'Lorca brought an understanding of the paradox that was Spain - sensuality chafing under a rigid moral code, individual desire at war with tradition.' Manuel Duran Federico Garcia Lorca is perhaps the most celebrated of all twentieth-century Spanish writers, known not only for his plays but also for several collections of poems published both in his short lifetime and after. Lorca's poetry is steeped in the land, climate, and folklore of his native Andalusia, though he writes memorably of New York and Cuba too. Often in modernist idiom, and full of startling imagery, he evokes a world of intense feelings, silent suffering, and dangerous love. This selection balances poems from Lorca's early collections with his better-known work to give a clear vision of his poetic development. Martin Sorrell's accomplished translations are complemented by D. Gareth Walters's shrewd Introduction, with its distinctive focus on the achievements of the poet. ABOUT THE SERIES: For over 100 years Oxford World's Classics has made available the widest range of literature from around the globe. Each affordable volume reflects Oxford's commitment to scholarship, providing the most accurate text plus a wealth of other valuable features, including expert introductions by leading authorities, helpful notes to clarify the text, up-to-date bibliographies for further study, and much more.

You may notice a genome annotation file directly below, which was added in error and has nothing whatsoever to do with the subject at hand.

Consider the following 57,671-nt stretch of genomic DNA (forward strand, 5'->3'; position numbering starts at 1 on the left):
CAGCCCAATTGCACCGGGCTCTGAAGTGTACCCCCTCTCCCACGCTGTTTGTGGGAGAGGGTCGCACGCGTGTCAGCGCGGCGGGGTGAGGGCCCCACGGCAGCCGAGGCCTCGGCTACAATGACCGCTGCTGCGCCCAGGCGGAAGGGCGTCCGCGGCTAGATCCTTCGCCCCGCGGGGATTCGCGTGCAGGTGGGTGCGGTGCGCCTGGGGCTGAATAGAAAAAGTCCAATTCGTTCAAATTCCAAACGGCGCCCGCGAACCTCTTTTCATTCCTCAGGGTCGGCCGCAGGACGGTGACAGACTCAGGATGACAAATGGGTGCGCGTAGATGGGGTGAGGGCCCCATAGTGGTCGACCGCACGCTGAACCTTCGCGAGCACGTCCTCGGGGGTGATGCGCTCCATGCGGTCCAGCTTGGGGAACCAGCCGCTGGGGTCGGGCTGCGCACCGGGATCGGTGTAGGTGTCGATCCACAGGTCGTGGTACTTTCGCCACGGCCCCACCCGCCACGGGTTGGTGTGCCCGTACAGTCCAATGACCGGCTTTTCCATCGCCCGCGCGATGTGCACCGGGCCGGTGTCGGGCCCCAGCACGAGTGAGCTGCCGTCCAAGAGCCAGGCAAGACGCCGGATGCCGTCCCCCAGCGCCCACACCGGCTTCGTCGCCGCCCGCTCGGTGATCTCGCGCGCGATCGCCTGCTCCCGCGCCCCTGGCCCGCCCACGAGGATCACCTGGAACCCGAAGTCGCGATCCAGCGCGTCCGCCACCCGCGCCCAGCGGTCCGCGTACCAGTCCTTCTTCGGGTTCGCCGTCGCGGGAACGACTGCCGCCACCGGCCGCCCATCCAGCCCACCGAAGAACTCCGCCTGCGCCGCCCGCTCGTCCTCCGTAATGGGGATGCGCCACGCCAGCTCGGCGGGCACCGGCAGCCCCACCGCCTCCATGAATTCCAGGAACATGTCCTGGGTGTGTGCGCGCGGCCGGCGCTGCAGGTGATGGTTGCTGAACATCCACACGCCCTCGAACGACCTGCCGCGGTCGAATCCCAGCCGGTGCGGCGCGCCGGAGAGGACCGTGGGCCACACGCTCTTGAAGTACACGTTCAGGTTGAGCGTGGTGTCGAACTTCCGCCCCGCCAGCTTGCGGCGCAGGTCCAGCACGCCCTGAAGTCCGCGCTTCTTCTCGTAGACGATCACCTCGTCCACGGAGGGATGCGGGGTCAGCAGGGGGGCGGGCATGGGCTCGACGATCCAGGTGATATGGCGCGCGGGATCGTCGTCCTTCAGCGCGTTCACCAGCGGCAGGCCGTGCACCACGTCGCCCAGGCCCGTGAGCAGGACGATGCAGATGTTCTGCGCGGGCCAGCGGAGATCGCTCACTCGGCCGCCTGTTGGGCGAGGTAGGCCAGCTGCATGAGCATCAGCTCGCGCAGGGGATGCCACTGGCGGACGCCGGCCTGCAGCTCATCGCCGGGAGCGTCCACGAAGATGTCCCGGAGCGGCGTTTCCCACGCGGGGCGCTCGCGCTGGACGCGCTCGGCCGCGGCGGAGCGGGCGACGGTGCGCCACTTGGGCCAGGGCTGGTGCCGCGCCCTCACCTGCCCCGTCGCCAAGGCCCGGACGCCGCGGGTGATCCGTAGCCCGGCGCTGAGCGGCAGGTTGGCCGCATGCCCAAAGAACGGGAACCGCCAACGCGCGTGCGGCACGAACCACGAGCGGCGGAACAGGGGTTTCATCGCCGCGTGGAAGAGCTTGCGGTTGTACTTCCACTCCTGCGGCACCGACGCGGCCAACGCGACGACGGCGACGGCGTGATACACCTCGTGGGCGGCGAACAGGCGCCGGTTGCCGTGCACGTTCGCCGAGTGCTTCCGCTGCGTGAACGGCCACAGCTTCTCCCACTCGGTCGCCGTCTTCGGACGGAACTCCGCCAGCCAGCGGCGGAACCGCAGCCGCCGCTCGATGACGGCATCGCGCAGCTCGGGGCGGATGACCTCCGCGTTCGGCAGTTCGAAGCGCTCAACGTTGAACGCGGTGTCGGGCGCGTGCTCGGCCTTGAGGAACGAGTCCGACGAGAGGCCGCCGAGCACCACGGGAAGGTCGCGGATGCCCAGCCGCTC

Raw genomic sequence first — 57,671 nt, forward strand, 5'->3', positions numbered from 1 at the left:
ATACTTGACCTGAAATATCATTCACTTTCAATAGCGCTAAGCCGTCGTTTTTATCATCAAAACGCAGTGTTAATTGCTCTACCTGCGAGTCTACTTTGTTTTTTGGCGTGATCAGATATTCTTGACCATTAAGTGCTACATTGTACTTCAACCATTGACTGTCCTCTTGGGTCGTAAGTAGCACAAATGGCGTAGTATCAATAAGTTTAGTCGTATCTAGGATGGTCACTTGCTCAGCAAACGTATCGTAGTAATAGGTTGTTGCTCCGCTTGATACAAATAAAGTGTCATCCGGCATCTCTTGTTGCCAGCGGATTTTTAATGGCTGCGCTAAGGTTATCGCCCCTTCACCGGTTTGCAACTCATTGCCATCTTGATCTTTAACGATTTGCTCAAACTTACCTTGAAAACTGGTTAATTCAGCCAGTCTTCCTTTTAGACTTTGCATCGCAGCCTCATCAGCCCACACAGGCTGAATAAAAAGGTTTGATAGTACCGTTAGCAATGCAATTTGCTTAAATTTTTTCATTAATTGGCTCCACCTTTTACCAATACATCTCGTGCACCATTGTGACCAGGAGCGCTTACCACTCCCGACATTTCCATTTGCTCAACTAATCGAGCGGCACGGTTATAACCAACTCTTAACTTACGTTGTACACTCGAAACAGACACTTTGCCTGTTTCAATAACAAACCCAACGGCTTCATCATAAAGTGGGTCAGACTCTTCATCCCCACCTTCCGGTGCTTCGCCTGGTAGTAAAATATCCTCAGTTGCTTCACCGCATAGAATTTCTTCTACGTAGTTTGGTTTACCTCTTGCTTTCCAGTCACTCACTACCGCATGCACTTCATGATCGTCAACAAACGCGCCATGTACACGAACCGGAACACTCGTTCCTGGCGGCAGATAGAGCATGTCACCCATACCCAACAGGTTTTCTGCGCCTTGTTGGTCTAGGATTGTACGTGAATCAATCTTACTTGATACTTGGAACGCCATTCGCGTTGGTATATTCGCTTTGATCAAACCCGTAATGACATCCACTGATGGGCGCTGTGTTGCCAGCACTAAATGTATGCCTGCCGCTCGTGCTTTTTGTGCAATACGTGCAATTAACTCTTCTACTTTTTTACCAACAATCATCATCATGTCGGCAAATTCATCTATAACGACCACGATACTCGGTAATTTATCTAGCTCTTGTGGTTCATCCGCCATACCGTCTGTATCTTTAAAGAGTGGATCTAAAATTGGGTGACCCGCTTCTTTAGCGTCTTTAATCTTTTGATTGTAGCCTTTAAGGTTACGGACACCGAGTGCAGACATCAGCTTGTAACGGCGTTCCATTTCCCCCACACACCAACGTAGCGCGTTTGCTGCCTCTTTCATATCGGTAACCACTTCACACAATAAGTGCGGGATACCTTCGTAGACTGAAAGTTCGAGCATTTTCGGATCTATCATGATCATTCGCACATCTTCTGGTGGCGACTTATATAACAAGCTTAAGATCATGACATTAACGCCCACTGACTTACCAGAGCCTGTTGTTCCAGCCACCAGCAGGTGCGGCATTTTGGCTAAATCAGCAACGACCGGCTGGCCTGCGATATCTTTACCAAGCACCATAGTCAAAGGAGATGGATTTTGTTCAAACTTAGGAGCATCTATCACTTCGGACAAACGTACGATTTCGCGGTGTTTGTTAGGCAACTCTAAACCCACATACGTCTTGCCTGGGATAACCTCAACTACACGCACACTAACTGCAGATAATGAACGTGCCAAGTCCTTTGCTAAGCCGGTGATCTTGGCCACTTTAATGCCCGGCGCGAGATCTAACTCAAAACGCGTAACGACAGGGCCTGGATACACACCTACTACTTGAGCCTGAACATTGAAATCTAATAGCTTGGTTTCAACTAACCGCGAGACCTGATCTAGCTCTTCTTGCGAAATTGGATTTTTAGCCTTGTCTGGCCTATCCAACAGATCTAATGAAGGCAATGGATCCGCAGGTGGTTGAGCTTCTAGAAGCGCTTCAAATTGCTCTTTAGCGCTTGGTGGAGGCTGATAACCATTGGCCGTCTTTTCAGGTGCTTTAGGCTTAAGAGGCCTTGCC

Publisher: Oxford University Press